Monday, 8 December 2014

The Hunger Games: Mockingjay – Part 1 / review by Douglas J. Ogurek

Games shift from arena to conference room as heroine juggles public persona with personal quandary

Director Francis Lawrence had his work cut out for him with The Hunger Games: Mockingjay – Part 1, the first of the two-part conclusion to The Hunger Games series. He had to adapt the first (and more subdued) half of the final novel in Suzanne Collins’s trilogy into a film that maintains the viewer’s attention and builds tension without stealing the show from the finale.

Though the film’s beginning suffers from an overindulgence in mourning war ruins, Lawrence pulls off what turns out to be a tense and emotionally stirring film more about psychological games than fights and explosions… but it still has some of the latter!

Protagonist Katniss Everdeen, having thrown a wrench (an arrow actually) into the most recent game, recovers in the underground headquarters of District 13, hitherto rumored to be destroyed. Here Katniss discovers that although the arena games are over, she’s still a contestant in a game whose stakes are much higher.

The districts of Panem, fueled by Katniss’s Hunger Games heroics, have grown more hostile toward the Capitol, their wealthy oppressor. District 13’s scheming leadership wants to intensify this animosity to overthrow the Capitol. Their plan: convince Katniss to become the Mockingjay, a symbol of revolution that will stoke the fire building within the districts.

Sounds like a great plan. However, one huge obstacle deters Katniss from jumping into that role wholeheartedly: her two-time Hunger Games cohort and budding love interest Peeta Mellark has been captured by the Capitol.

When Action Wanes, Bring in the Big Shots
Because Mockingjay – Part 1 has notably less action – I count two brief action scenes – than The Hunger Games and The Hunger Games: Catching Fire, it needs something beyond the reputation of its predecessors to keep the viewer engaged. The solution comes in an all-star cast.

The Hunger Games mainstays Haymitch Abernathy (Woody Harrelson) and Peeta (Josh Hutcherson) continue to offer strong performances. Particularly impressive is Hutcherson’s portrayal of Peeta’s mental deterioration. shown in a series of video interviews. Nevertheless, these two take a back seat, enabling other equally engaging characters to step forward.

The Manipulators
The buttons in Mockingjay – Part 1 get pushed mostly by three conference room connivers intent on manipulating the public and duping their adversaries.

Philip Seymour Hoffman’s post-mortem appearance as Plutarch Heavensbee shows what a loss the film world experienced. Heavensbee, a District 13 political puppeteer, seeks to unveil and capitalize on what makes Katniss so appealing to the public. He sees Katniss as a tool to overcome the Capitol. When Katniss gets angry, Hoffman/Heavensbee could just as well be an automobile enthusiast admiring the roar of a Maserati.

Julianne Moore slips rather than barges into the conflict as District 13 President Alma Coin, a less easily categorized complement to the other publicity-seeking (Heavensbee) and confrontational (Snow) power players. With her grey clothes, eyes, and hair, Moore portrays a tepid leader whose true intentions are hazy. Is she good? Is she bad? She’s “in the grey”. Flip a coin!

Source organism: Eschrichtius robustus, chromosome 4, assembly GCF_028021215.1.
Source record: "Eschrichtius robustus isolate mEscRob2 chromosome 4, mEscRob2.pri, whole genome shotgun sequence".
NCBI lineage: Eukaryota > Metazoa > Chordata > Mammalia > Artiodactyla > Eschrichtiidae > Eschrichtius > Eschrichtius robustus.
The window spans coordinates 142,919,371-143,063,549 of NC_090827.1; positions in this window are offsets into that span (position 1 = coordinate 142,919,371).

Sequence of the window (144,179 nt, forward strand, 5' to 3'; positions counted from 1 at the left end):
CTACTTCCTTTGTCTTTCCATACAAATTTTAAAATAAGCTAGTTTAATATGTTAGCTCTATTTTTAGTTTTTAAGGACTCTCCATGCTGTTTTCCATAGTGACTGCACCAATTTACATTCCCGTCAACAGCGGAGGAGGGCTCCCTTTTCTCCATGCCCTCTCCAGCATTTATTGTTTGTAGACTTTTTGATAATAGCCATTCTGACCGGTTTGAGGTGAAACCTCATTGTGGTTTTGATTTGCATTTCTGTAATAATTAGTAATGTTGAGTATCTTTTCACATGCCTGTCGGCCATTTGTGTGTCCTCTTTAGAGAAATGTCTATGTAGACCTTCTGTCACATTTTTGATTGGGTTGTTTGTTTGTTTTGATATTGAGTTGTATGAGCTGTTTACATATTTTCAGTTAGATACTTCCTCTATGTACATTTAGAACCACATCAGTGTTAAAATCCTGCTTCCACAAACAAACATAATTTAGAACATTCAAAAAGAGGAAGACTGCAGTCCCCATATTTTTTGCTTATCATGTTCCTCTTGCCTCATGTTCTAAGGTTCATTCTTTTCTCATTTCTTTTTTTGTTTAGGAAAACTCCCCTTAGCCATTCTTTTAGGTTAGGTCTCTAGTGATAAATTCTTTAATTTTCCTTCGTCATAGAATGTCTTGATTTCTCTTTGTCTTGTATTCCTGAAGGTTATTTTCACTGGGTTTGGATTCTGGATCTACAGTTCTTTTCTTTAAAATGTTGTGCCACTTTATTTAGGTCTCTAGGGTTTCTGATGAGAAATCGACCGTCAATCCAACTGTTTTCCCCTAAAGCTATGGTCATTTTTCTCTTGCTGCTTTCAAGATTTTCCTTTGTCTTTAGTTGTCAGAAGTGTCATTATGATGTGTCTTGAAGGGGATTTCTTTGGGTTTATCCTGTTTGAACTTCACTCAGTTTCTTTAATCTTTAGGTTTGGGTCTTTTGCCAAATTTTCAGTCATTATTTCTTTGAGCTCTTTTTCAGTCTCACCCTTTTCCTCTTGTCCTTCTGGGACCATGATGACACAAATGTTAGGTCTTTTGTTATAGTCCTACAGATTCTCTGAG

On the Capitol side, Donald Sutherland’s President Snow is a case study in self-control, arrogance, and cunning. Snow, whose pristine white hair and suit belie his malicious intent, has a nearly omniscient view of district goings-on. His carefully prepared televised speech explains to the have-nots that the Capitol is the reason they are alive. “Your districts are the body,” he says. “The Capitol is the beating heart.” The implication: you can’t survive without a heart. And don’t you dare let him catch you giving the Mockingjay salute!

Katniss Everdeen: Pawn, Liberator, or a Bit of Both?
In popular films, there are still far too many beautiful numbskulls and female action heroes who do what a typical male action hero would do. Jennifer Lawrence’s Katniss Everdeen, ranging from tentative warrior to distraught teenage girl, offers hope for the plight of female leads. Katniss uses guile and pluck rather than sexuality or boys’ club bravado to achieve her objectives.

One example of Lawrence’s talent is the contrast between Katniss’s awkwardly delivered prepared speech and a rage-charged impromptu invective against President Snow. “If we burn, you burn with us!”

With all those power players tweaking the dials, what is Katniss’s role? Is she merely a pawn, or does she influence the outcome? Here’s something to think about: Katniss must find the balance between District 13’s desire to fuel the uprising and her own desire to protect Peeta. Complicating matters, a psychologically off-kilter Peeta doesn’t win any district friends when he encourages would-be Capitol enemies to lay down their arms.

Peeved with a Capitol President
With President Snow and the Capitol’s privileged inhabitants, Mockingjay – Part 1 gives us “The Man”. What makes this film (and the whole series) so compelling is the goal of “sticking it” to him.

And who does society rest its hopes on? Not on Thor or Jason Bourne. Not on James Bond or the Men in Black. Instead, the fate of Panem rests on a 17-year-old girl who can’t stand seeing others in pain.

So we wait another year until the conclusion. Hopefully, it’s faithful to the book. – Douglas J. Ogurek

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